If there’s a monster, I’m the beast more often than not (the one remaining positive nod to Dream Interpretation in Psychology, I went to bed angry those nights). I even died at least once (woke up just before preserving the wives’ tale about in-dream deaths) picking a fight with a demon as Armageddon began and the story that resulted for a college English class still kind of sucked. No shortcuts…ever.

And you were thinking about the glued triggers in the title? I suppose this is my subconscious mind’s one nod to sanity and decency. I almost never actually pull the trigger in my dreams. We run around with guns on a suburban street covered overhead by elms that shade the whole street. I leap and somersault over ten foot high fences. But, I rarely actually shoot anyone; I pull and nothing happens, or sometimes it becomes a game of Army – “Bang! You’re dead!”

Real shooters talk about the trigger break in terms of pounds per square inch, a measure of how hard you have to squeeze down to release the hammer and fire a bullet. In my dreams, the trigger break is so high that you’d think I’d learn and just smoke pot and make friends with everyone in my private movies. An easy way to describe it is as if some prankster glued down the hammer, but the feel is actually more like somebody changing the local gravitational field so that the pull tightens up the further back I go. Obviously, someone or something doesn’t want me shooting people for real in my dreams saving that for people with PTSD remembering real events. I’m good at my job so like a lounge pianist – “hum a few bars and I’ll fake it.”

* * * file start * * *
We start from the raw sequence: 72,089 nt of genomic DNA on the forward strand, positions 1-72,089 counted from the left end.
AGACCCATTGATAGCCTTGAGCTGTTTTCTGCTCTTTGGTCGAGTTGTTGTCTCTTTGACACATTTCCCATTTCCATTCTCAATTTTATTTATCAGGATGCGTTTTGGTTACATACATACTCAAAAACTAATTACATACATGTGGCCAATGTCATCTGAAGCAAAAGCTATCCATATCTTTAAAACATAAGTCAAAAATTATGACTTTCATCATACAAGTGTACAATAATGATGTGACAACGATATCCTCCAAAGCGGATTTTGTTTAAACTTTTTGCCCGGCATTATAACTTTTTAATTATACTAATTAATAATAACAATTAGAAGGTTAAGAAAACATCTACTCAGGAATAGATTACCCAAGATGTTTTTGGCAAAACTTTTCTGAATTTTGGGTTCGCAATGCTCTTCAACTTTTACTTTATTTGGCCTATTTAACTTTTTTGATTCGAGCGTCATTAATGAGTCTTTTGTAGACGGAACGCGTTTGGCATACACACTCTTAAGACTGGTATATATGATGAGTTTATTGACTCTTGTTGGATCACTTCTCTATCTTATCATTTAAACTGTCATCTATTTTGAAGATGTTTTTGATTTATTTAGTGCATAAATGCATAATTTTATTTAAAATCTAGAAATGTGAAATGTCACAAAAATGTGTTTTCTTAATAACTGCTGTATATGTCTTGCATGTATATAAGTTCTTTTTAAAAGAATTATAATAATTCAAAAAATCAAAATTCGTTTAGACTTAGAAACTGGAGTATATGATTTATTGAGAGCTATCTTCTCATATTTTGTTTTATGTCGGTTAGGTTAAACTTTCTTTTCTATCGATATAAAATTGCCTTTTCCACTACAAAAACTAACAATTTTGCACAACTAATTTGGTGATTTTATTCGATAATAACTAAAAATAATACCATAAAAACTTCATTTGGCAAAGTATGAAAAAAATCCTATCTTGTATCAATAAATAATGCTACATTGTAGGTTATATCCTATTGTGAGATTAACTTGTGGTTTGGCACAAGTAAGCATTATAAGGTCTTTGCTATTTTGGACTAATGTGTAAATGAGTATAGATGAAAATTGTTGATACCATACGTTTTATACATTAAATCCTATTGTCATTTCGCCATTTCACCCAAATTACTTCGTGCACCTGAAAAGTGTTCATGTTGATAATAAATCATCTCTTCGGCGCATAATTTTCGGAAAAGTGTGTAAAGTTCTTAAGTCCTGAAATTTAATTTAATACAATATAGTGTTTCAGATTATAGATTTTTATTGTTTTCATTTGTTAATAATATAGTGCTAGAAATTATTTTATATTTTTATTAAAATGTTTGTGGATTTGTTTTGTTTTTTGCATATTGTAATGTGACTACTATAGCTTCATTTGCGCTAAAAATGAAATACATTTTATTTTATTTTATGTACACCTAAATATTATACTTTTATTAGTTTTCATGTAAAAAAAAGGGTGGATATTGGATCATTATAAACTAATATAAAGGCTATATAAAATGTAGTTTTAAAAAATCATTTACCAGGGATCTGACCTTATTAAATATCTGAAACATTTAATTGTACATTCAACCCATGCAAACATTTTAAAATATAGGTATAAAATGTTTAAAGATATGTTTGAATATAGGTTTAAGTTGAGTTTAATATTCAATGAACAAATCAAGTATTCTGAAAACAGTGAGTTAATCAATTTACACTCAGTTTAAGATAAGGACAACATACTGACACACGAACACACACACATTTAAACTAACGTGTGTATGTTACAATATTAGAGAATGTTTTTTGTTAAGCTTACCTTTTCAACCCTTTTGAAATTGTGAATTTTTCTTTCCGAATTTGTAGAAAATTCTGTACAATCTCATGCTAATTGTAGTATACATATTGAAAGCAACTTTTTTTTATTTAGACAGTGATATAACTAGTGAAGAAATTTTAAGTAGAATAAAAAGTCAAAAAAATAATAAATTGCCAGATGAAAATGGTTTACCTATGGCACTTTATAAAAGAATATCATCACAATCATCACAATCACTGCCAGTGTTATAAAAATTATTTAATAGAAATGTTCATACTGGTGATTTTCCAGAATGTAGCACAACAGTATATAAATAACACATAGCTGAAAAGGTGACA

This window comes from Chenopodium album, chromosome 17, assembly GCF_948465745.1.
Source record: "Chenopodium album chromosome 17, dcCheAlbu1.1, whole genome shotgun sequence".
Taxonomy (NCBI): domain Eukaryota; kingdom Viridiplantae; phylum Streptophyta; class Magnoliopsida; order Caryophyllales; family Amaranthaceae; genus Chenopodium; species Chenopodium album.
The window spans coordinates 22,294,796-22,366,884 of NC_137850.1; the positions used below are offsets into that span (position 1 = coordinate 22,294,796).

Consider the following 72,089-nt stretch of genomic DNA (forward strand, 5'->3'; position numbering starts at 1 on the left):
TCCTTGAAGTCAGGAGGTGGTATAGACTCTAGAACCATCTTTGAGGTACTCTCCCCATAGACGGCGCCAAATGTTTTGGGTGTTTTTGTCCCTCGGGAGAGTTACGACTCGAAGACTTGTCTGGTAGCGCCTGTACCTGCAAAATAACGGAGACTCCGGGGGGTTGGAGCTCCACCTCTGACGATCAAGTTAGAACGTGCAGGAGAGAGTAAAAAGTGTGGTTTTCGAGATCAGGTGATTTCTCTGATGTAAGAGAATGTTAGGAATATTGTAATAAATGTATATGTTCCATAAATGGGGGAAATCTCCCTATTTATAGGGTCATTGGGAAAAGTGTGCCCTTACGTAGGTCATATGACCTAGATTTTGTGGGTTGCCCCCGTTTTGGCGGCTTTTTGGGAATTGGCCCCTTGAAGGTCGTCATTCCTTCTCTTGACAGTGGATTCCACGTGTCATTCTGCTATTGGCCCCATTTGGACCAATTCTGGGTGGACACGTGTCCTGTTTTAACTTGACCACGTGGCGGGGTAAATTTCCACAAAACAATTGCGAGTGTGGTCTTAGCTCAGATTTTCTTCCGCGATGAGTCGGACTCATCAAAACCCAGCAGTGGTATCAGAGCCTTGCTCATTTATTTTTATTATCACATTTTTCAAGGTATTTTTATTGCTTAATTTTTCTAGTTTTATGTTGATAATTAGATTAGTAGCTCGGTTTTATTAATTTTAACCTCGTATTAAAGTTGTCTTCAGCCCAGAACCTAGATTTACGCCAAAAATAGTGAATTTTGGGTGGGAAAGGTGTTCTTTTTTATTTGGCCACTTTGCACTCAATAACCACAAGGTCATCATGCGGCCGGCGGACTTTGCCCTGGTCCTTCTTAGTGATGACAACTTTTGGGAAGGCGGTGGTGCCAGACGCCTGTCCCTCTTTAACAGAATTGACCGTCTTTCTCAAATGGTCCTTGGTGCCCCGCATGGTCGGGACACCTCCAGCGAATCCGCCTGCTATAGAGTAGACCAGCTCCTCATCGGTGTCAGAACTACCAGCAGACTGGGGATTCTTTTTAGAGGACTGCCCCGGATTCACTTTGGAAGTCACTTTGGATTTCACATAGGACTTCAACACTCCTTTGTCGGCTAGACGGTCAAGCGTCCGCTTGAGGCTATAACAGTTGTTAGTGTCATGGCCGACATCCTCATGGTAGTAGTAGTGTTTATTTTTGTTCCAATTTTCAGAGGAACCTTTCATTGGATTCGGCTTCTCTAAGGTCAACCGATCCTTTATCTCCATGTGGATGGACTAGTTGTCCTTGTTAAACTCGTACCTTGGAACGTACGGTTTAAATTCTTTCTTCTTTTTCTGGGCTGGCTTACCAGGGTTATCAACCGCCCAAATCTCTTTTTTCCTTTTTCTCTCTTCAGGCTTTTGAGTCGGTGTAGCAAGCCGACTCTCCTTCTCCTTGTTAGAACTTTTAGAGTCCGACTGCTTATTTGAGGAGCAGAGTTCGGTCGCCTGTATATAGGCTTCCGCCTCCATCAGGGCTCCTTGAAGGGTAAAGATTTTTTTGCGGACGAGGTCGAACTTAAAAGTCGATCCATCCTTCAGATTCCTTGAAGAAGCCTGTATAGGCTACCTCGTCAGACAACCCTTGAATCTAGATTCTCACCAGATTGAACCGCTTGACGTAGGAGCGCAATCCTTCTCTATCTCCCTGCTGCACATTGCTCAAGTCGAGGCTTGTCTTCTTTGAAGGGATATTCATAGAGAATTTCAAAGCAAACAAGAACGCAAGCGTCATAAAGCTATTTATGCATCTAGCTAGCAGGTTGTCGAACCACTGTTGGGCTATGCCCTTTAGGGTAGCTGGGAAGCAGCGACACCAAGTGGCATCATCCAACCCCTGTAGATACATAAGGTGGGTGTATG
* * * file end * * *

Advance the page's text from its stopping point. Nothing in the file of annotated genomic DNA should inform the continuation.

Regardless of how informative our dream may be, a writer still has to get up in the morning and make words. The dream may have given you a good concept or streamlined something you were already thinking about. Then that writer takes the Red Pen of Editorial Doom and does it all over again. The subconscious doesn’t wait for you to sleep to feed you the next idea for the next paragraph. I’ve had all kinds of minor eureka moments swilling coffee pen poised for a bloodletting. This is how I know after many years of being open to the possibility that Robert Louis Stevenson basically sweetened a story to make writing sound a little more like Rocket Science. No shortcuts…ever.